POLITICS

The Obama Administration Won't Let Scott Walker Drug-Test The Jobless Anytime Soon

02/04/2015 12:41 pm ET | Updated Feb 04, 2015
Bloomberg via Getty Images

WASHINGTON -- Wisconsin Gov. Scott Walker (R) on Tuesday evening formally proposed drug testing for people who want unemployment benefits, but there's just one problem: President Barack Obama won't allow it.

Some background on a fight that's been happening behind the scenes: Until 2012, federal law barred states from using a drug test as a condition of eligibility for unemployment insurance. That year, Congress changed the law, saying states could test people in occupations where on-the-job testing is common -- but leaving it up to the U.S. Department of Labor to say which occupations fit the bill. Republicans and Democrats disagreed sharply over how many workers would be affected, but either way lawmakers didn't give the department a deadline, and it has been taking its sweet time.

A draft of the proposed regulation published in October suggested states could use tests for only a narrow range of occupations involved in public safety -- such as law enforcement or mass transit -- where testing is explicitly required by state law.

Republicans in the House of Representatives complained bitterly in a December letter that the proposal "effectively eviscerates the intended impact of the legislation," and Walker himself said in a separate letter that "the proposed regulations adopt such an arbitrarily narrow definition that the potential number of applicants affected is negligible."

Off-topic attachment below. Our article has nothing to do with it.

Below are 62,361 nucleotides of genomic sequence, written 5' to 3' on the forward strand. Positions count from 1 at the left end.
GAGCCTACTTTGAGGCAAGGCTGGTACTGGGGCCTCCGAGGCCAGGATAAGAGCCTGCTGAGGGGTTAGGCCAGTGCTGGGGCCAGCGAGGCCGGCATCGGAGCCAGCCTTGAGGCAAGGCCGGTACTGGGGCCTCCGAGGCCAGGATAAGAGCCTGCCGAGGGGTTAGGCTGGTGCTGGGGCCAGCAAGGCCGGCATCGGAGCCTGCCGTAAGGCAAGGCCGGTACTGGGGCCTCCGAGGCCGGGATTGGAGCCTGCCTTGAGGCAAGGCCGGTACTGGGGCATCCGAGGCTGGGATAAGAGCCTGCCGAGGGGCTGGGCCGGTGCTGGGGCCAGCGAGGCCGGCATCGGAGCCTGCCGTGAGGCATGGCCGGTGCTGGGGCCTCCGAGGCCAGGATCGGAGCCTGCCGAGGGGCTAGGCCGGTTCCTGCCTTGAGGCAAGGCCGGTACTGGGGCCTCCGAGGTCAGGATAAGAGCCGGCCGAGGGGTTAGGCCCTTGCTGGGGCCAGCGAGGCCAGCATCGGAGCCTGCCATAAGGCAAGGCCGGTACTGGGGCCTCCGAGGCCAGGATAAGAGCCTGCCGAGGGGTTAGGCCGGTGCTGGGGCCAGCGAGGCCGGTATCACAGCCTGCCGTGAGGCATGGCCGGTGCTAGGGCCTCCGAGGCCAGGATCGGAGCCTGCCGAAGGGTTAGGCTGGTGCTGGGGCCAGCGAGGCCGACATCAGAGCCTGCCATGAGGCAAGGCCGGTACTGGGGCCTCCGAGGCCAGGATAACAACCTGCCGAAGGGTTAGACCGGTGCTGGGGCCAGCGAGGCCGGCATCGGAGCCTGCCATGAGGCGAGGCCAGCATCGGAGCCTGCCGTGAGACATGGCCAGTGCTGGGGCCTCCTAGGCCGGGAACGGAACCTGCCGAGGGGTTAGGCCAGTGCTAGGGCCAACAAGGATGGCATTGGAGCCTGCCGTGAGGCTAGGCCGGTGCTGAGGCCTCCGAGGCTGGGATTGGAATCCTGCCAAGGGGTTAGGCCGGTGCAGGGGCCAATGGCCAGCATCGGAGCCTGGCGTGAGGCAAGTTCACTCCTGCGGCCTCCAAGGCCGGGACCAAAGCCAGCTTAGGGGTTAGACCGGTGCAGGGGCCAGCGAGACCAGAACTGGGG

A spokesman for the Labor Department told HuffPost the agency is reviewing public comments on the draft and has no timeline for finalizing the regulation.

As Republicans in other states who have pitched drug testing bills over the past few years have done, Walker, a potential 2016 presidential candidate, suggested in his Tuesday evening budget address that the Wisconsin policy is based on anecdotes from employers about drugged-up job applicants.

"Each week, employers tell me that they have positions available -- they just need individuals who can show up for work and who can pass a drug test," the governor said.

Walker's best bet may be congressional Republicans revisiting the law. An outline of his proposed budget says the state should conduct testing either in federally approved occupations or in jobs designated by the state "[u]pon amendment or overturn of overly restrictive federal regulations."

Walker also said he wants drug screening for several state welfare programs, but he backed off an earlier plan to seek drug tests for food stamp recipients without federal permission.

Republicans in Texas passed an unemployment drug testing bill in 2013 that has also been left in the lurch by the Labor Department.

Rebecca Dixon is a senior staff attorney with the National Employment Law Project, an advocacy group that opposes unemployment drug testing and supports the administration's proposed rule. Dixon pointed out that states already are able to disqualify workers from benefits if they're fired for drug-related misconduct.

"The unemployment insurance program is designed to replace a worker’s wage when they lose a job through no fault of their own," Dixon said. "It's not a drug testing program."

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